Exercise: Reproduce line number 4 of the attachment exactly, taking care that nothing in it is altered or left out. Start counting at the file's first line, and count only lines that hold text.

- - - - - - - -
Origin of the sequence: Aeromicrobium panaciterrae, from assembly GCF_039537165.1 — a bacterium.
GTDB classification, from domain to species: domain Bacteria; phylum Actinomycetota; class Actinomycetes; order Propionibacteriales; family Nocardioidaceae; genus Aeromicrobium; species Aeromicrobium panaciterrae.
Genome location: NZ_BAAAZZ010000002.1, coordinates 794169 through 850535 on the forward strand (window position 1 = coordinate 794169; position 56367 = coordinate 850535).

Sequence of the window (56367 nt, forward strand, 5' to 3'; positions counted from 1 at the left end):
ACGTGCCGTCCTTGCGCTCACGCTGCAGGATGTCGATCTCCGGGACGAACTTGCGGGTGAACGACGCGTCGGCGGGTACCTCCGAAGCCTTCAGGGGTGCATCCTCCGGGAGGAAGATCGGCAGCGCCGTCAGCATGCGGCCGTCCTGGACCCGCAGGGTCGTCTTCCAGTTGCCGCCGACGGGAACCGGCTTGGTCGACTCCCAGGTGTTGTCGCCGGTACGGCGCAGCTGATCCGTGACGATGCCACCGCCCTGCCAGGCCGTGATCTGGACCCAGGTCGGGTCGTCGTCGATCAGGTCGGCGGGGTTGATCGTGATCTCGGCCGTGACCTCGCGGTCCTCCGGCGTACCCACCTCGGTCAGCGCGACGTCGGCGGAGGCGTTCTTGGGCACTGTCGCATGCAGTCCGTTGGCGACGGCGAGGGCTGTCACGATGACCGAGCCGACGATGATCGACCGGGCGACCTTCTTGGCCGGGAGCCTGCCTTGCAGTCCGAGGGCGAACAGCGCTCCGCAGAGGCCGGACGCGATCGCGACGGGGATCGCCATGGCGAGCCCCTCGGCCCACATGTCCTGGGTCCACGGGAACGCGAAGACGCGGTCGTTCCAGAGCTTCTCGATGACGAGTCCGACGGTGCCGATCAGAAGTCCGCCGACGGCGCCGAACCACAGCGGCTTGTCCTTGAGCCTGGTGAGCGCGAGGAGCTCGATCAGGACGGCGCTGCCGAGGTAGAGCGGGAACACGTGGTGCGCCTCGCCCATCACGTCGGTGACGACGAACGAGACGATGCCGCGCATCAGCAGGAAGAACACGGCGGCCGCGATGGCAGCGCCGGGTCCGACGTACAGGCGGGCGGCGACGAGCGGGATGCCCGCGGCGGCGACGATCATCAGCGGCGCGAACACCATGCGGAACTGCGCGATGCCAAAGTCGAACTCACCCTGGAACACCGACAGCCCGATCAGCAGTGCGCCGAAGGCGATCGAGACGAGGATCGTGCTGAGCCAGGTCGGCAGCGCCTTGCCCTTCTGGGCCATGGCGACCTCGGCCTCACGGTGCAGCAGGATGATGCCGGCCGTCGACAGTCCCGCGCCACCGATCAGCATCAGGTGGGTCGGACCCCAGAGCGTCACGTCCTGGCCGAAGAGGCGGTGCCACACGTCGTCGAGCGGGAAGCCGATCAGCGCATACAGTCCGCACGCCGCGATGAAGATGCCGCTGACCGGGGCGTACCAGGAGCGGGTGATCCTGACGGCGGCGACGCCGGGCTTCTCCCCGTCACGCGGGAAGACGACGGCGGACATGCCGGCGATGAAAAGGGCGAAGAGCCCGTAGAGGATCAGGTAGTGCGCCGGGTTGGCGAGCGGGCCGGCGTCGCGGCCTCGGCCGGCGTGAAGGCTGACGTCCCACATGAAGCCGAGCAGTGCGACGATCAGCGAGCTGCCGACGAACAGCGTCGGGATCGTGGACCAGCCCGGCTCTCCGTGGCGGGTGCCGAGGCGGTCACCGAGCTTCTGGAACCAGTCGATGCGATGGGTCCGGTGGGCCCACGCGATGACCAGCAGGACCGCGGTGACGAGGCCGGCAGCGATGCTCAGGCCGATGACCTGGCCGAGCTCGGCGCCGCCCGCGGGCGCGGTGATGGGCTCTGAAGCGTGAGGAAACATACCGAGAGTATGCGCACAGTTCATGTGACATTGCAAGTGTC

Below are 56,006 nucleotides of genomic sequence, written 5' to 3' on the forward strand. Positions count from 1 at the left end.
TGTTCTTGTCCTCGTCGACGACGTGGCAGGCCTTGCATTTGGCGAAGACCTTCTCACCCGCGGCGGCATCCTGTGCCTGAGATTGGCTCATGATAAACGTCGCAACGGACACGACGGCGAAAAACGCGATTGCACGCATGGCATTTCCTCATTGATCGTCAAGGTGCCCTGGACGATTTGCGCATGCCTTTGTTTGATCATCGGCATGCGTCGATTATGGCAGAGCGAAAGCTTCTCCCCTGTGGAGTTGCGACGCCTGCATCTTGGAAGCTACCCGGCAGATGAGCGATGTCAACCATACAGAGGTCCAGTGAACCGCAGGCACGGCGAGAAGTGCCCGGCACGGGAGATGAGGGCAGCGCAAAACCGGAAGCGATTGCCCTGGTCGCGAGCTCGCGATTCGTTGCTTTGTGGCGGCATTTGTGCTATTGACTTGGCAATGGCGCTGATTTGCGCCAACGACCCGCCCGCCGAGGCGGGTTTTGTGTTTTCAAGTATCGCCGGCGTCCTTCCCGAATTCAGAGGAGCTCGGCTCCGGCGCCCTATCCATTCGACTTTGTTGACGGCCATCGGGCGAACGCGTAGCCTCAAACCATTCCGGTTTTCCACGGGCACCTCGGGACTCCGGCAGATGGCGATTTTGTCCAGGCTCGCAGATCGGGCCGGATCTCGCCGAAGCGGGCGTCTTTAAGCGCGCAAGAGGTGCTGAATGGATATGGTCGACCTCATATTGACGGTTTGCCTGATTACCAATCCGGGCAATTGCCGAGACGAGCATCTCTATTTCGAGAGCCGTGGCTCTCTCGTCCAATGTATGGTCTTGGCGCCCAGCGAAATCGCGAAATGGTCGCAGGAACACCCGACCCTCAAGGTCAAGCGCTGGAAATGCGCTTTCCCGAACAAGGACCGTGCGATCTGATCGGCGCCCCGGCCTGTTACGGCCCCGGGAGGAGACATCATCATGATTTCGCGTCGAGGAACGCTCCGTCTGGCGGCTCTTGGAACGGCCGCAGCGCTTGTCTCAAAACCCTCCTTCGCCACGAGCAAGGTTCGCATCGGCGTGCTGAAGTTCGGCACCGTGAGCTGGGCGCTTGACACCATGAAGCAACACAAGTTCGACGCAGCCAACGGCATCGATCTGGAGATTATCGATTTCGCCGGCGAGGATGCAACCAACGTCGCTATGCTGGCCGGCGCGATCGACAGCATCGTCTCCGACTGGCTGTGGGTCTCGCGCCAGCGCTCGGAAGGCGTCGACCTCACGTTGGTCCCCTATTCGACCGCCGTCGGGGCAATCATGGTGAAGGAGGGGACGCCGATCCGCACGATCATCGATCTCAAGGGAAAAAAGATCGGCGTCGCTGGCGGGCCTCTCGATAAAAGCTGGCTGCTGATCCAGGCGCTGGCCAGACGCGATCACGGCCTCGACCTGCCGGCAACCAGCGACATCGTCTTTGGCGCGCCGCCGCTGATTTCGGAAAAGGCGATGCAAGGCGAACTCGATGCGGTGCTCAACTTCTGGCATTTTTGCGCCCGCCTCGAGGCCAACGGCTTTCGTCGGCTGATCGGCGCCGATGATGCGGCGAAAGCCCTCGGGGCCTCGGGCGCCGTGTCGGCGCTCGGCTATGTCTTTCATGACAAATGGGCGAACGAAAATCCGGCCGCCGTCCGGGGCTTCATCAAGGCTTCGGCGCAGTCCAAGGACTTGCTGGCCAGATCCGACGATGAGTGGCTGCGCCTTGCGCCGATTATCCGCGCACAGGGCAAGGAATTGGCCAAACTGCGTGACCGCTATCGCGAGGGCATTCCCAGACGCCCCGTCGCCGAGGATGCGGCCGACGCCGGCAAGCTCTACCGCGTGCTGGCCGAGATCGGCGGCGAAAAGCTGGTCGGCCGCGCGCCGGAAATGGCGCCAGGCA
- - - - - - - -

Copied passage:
Sequence of the window (56367 nt, forward strand, 5' to 3'; positions counted from 1 at the left end):